Celebrating Women’s Equality Day: 4 Women Pioneers in Gender Equality

Woman holding a sign and shouting as she demonstrates with a group of women.

Throughout history, many brave women have helped shatter glass ceilings on the path toward women’s equality. Susan B. Anthony and Elizabeth Cady Stanton, for example, played pivotal roles in helping women gain the right to vote when they founded the National Woman Suffrage Association in 1869. In 1916, birth control activist Margaret Sanger opened the nation’s first birth control clinic, which eventually became Planned Parenthood Federation of America. And Rosa Parks became a civil rights icon in 1955 when she took a stand against racial segregation and refused to give her bus seat to a white man.

The passage of the 19th Amendment in August 1920, giving women the right to vote in local and national elections, is among the most notable milestones in the battle for women’s equality. However, it’s important to recognize that the 19th Amendment did not unequivocally guarantee the right to vote to all women; Black and other minority women were not assured of the right until 1965, when Congress passed the Voting Rights Act.

On August 26, 1970, exactly 50 years after the 19th Amendment was ratified, women across the country held the Strike for Equality, demanding equal education and employment opportunities. Three years later, Congress designated August 26 as Women’s Equality Day.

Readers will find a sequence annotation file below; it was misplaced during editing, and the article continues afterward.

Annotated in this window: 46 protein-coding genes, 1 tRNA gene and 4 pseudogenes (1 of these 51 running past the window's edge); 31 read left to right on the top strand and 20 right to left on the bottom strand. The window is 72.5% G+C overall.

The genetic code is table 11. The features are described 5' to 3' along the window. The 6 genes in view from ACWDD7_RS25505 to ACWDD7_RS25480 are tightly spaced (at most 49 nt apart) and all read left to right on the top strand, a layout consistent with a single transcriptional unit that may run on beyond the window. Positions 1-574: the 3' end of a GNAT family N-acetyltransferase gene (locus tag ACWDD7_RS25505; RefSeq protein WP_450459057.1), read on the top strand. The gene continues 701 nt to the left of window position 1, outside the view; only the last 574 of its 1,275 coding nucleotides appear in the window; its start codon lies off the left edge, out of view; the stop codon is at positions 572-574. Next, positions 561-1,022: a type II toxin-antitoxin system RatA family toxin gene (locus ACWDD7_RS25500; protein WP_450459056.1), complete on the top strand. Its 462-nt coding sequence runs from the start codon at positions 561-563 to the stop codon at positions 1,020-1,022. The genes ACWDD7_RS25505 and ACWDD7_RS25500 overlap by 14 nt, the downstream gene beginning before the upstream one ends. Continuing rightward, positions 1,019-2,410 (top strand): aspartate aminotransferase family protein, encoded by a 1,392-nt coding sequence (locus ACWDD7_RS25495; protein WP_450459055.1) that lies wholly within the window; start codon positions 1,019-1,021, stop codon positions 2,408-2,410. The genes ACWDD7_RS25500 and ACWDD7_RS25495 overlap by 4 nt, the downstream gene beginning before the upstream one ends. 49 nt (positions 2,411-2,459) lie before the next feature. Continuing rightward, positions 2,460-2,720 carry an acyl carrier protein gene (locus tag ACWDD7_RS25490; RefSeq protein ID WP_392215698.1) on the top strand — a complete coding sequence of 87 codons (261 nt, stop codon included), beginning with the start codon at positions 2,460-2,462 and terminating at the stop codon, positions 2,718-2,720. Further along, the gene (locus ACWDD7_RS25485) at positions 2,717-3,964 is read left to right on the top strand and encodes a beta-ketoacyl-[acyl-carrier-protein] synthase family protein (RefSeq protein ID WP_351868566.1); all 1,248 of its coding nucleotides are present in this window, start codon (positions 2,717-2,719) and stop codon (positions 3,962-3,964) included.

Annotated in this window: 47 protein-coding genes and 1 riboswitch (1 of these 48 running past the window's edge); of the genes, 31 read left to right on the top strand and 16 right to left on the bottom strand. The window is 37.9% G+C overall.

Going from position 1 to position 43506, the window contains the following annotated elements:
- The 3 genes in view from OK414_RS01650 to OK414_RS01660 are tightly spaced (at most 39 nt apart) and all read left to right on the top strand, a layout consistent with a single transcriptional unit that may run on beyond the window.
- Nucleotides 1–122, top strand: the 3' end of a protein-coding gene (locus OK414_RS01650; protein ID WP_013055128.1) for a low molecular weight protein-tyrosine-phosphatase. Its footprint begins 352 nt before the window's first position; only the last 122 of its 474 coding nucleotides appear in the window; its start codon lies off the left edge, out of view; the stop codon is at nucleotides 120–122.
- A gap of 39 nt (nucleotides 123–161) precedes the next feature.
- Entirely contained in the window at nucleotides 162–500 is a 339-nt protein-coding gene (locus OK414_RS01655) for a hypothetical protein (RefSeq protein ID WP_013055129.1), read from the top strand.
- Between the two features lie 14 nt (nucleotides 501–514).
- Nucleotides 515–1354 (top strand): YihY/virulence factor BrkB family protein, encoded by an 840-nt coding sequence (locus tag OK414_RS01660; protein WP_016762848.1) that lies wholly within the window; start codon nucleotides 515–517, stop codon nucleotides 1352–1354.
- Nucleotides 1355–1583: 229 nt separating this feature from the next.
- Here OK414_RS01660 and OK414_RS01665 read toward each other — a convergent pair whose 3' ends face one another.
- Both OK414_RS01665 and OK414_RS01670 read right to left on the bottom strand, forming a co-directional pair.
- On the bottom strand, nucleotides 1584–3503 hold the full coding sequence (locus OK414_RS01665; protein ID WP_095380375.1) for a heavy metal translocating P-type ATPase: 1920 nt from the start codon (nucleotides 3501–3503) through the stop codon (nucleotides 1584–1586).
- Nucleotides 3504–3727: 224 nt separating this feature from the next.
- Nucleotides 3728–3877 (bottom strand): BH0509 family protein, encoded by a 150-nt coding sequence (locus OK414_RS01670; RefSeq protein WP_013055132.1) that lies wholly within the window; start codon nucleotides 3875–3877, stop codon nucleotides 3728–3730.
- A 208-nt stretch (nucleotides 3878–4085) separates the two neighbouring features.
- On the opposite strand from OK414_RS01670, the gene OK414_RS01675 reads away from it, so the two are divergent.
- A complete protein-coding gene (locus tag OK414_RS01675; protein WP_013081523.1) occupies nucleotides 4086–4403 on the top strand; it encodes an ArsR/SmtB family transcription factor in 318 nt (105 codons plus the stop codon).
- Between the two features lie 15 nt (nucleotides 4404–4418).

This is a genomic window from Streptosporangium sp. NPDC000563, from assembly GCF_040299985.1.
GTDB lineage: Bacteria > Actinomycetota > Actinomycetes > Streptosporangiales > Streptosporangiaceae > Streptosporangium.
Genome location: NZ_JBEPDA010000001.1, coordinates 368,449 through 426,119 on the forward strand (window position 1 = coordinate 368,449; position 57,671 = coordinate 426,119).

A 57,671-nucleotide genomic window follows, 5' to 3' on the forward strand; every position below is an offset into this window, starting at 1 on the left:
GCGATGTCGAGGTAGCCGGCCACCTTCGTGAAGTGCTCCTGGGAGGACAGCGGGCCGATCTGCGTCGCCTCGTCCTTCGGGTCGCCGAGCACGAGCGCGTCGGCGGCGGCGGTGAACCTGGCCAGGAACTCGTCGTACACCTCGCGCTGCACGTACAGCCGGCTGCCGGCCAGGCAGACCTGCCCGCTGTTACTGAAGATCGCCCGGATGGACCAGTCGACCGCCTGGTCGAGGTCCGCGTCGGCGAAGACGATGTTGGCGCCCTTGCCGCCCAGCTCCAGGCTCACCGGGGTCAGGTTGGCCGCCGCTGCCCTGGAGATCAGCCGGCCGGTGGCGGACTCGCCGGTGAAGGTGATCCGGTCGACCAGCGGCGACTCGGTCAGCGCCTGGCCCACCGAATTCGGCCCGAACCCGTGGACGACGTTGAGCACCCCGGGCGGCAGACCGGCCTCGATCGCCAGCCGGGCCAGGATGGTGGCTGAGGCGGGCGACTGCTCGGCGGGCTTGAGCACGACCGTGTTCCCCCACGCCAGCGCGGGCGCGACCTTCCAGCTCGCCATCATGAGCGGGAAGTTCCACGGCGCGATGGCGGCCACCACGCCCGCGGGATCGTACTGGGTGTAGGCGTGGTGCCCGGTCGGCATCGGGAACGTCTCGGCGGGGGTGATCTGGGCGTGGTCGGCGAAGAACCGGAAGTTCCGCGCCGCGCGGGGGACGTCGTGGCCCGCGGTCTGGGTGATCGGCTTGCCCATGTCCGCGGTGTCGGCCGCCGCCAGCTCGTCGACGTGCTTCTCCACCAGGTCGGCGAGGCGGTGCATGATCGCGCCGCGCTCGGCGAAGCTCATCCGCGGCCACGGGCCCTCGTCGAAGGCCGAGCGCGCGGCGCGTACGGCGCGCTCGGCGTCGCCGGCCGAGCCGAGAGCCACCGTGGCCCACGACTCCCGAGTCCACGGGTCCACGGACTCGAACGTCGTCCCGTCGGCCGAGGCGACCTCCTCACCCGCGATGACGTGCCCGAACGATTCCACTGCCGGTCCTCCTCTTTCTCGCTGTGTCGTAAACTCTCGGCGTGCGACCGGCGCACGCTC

The list of women who have fought passionately for equal rights is long, and despite the many strides made, the battle continues. Below are just a few of the pioneers who have made important contributions to this fight.

Sojourner Truth: Advocate for Gender and Racial Equality

Sojourner Truth’s role in advocating for women’s rights is undeniable. Born into slavery in 1797, Truth was bought and sold four times before she escaped at age 30 with her infant daughter. In 1828, she successfully sued an Alabama man for the return of her 5-year-old son, who had been illegally sold into slavery. Historians note she’s the first Black woman to win this type of case against a white man.

In the 1840s, Truth became a traveling preacher and anti-slavery and human rights activist. At the Ohio Women’s Rights Convention in 1851, she highlighted the discrimination faced by Black women in her famous speech “Ain’t I a Woman?” For her work during the Civil War, Truth received an invitation to the White House to meet President Abraham Lincoln.

Ida B. Wells: Founding Member of the NAACP